Adrian Gonzalez

Adrian Gonzalez is as good as gone

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We all looked kind of silly last winter assuming that Adrian Gonzalez was going to be traded. We never took into account the possibility that the Padres could, you know, win some ballgames. But win they did, and it took Gonzalez right out of the trade speculation pool before the weather got hot.  What’s more, the Padres success had some people thinking that maybe the club could find a way to keep the hometown hero in the fold after all.

Yeah, about that:

The agent for Adrian Gonzalez says it’s “pretty much a fait accompli” that the Padres slugger will test the free-agent market after the 2011 season . . . [Gonzalez’s agent] says he’ll seek market value for the three-time All-Star and doesn’t anticipate the Padres veering from their financial structure.

Maybe this all talk, though, and the Padres feel differently about the possibility of signing their stud. Jed Hoyer?

Hoyer says the type of contract Gonzalez will seek in free agency is something that only a handful of markets can support, “and San Diego is not one of them.” Hoyer says it doesn’t make sense to make an offer that doesn’t come close to what Gonzalez would want.

Well then.

If the agent says the guy is going to test the market and seek top dollar, and the GM says the team can’t afford him, doesn’t that put us right back into “the Padres are going to trade Adrian Gonzalez” territory?  And with him making an insanely low $5.5 million this year, wouldn’t it make him a highly sought after commodity?  If you’re in he market for a corner bat, how are you not banging down Jed Hoyer’s door right now?

And if you’re Jed Hoyer, can you really just decide to hold on and wait for the 2012 draft picks? Don’t you have to see if you can’t do better?

Royals place Luke Hochevar on the disabled list

ST. LOUIS, MO - JUNE 29: Reliever Luke Hochevar #44 of the Kansas City Royals pitches against the St. Louis Cardinals in the seventh inning at Busch Stadium on June 29, 2016 in St. Louis, Missouri.  (Photo by Dilip Vishwanat/Getty Images)
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The Royals announced on Thursday evening that reliever Luke Hochevar has been placed on the 15-day disabled list (retroactive to July 25) as he’s showing signs of thoracic outlet syndrome, MLB.com’s Jeffrey Flanagan reports. Reliever Brooks Pounders has been recalled from Triple-A Omaha.

Thoracic outlet syndrome, simply put, is the compression of blood vessels and nerves between the neck and the shoulder. As we’ve seen lately, the fix for this often involves surgery to remove the pitcher’s upper rib.

Hochevar, 32, has compiled a 3.86 ERA with a 40/9 K/BB ratio in 37 1/3 innings. The right-hander, who can become a free agent after the season if either he or the Royals decline his 2017 option, was a potential trade candidate recently mentioned by Jon Heyman of Today’s Knuckleball.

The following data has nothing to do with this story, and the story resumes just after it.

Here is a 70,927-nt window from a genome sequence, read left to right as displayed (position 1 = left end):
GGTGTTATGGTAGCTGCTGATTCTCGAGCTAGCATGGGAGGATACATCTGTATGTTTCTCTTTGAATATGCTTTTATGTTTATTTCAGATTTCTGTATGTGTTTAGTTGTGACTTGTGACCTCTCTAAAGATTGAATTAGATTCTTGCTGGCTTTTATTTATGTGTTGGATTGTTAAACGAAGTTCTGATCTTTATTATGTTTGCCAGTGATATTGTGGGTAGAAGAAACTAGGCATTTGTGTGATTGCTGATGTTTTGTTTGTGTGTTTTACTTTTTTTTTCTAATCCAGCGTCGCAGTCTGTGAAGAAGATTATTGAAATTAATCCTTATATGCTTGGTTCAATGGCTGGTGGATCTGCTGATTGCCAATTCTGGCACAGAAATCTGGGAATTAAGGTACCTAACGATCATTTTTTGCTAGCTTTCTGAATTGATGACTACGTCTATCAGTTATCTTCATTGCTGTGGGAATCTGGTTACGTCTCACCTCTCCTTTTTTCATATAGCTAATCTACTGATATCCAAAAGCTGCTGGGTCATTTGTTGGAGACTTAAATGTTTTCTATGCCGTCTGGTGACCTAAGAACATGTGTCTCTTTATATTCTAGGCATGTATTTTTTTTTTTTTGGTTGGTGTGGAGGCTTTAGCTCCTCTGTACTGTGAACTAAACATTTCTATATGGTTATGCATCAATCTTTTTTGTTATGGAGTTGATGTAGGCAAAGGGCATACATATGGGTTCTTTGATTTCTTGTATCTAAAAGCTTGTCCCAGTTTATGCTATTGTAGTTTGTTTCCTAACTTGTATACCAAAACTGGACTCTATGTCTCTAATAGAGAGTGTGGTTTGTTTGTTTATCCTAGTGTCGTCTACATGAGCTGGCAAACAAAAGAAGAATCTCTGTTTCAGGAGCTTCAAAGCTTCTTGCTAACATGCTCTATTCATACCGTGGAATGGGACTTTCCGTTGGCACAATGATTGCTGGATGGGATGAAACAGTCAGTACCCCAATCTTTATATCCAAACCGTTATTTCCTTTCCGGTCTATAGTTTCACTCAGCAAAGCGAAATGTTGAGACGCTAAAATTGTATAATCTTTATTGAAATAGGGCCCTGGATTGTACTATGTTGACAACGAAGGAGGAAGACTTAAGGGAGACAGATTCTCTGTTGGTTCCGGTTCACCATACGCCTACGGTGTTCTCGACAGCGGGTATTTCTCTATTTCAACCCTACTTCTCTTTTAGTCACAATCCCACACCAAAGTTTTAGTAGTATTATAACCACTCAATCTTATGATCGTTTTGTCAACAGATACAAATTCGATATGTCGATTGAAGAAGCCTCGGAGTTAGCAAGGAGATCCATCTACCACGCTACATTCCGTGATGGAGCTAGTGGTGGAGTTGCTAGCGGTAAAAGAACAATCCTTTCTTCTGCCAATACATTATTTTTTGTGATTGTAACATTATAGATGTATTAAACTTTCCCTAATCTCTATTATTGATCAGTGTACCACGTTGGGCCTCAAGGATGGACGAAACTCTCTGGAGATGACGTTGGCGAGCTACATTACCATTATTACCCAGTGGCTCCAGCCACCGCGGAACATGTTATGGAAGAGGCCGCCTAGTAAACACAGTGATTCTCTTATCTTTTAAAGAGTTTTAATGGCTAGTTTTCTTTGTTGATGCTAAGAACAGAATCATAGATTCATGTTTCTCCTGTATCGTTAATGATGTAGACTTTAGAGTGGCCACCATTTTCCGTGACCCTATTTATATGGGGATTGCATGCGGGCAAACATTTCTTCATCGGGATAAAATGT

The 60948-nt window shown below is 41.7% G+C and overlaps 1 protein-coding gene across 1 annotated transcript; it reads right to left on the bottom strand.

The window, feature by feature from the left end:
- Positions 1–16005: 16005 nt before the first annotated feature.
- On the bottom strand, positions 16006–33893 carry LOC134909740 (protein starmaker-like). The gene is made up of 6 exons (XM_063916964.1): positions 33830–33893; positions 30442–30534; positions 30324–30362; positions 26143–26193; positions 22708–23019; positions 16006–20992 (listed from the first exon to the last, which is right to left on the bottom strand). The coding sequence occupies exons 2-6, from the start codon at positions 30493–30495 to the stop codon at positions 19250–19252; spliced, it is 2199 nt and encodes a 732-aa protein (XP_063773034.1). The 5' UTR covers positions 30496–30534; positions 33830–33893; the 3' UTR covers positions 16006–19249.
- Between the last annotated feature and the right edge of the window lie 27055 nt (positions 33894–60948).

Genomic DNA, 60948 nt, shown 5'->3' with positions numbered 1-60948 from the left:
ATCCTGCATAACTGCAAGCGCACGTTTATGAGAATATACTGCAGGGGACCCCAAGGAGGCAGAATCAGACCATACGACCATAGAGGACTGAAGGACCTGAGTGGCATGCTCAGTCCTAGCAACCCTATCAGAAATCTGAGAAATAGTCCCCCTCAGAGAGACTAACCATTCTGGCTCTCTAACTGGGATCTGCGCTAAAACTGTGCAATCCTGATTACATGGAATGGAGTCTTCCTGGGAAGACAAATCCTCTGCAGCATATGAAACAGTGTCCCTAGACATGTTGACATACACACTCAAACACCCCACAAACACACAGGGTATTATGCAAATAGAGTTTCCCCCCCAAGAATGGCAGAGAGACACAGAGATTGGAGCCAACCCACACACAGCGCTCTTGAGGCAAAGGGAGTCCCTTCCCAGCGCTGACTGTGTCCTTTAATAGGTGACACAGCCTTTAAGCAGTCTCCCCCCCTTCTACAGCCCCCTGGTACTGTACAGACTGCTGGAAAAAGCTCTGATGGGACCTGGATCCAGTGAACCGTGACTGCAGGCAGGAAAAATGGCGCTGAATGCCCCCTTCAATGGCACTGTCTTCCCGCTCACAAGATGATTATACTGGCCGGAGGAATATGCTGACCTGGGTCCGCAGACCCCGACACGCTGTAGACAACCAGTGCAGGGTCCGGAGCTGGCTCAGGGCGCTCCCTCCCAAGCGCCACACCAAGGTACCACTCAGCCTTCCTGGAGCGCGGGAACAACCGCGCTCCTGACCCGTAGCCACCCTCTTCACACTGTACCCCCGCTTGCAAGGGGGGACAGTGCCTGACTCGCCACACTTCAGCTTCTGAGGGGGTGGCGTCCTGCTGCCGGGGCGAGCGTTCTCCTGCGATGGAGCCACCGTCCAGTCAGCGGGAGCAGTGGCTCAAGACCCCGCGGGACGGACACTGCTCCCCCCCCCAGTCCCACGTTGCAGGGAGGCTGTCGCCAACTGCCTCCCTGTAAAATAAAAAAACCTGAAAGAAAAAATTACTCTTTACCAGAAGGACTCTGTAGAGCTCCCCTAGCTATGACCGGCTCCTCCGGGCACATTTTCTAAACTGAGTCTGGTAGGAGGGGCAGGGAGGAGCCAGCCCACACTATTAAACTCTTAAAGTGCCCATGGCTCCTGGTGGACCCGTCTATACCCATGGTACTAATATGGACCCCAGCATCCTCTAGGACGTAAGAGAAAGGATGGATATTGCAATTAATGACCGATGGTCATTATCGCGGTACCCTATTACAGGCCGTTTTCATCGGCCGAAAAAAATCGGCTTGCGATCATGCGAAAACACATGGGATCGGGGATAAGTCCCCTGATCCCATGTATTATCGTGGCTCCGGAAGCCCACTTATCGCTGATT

Jeurys Familia blew another save

NEW YORK, NY - JULY 26: Pitcher Jeurys Familia #27 of the New York Mets delivers a pitch against the St. Louis Cardinals in the ninth inning during game two of a doubleheader at Citi Field on July 26, 2016 in the Flushing neighborhood of the Queens borough of New York City. The Mets defeated the Cardinals 3-1.(Photo by Rich Schultz/Getty Images)
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Usually, a pitcher blowing two saves isn’t noteworthy, even if it’s on back-to-back days. But Mets closer Jeurys Familia had successfully saved 52 consecutive games before the Cardinals put an end to that on Wednesday night.

The Mets opened up a four-game home series against the Rockies on Thursday afternoon. Because Familia had appeared in consecutive games, manager Terry Collins told the media, including MLB.com’s Anthony DiComo, after last night’s game that the right-hander would get a day off and Addison Reed would serve as the fill-in closer.

The Mets rode a 1-0 lead through eight innings and wouldn’t you know it, Familia took the hill to start the ninth inning. Things quickly got out of hand. Trevor Story led the inning off with a single, then stole second base. David Dahl drew a walk, and Daniel Descalso followed up by loading the bases with a bunt single thanks in large part to a mental error by catcher Rene Rivera.

Familia then got Cristhian Adames on what could’ve been a game-ending 1-6-3 double play. But first baseman James Loney booted the ball, allowing a run to score and everyone else to advance safely. Even if Loney got the ball, though, Familia wasn’t anywhere close to first base to cover on a double play attempt. Charlie Blackmon stepped to the plate and Familia uncorked a wild pitch on a 1-1 fastball, allowing the go-ahead run to score.

Collins ordered Familia to load the bases by intentionally walking Blackmon, then brought in Hansel Robles, who escaped the inning without any further damage by striking out D.J. LeMahieu and getting Nolan Arenado to pop up. The Mets were unable to get any offense going against Rockies closer Carlos Estevez, who set the side down in 1-2-3 fashion to lock up the 2-1 victory.

After Thursday’s outing, Familia is now 36-for-38 in save situations on the season with a 3.14 ERA and a 49/22 K/BB ratio in 48 2/3 innings.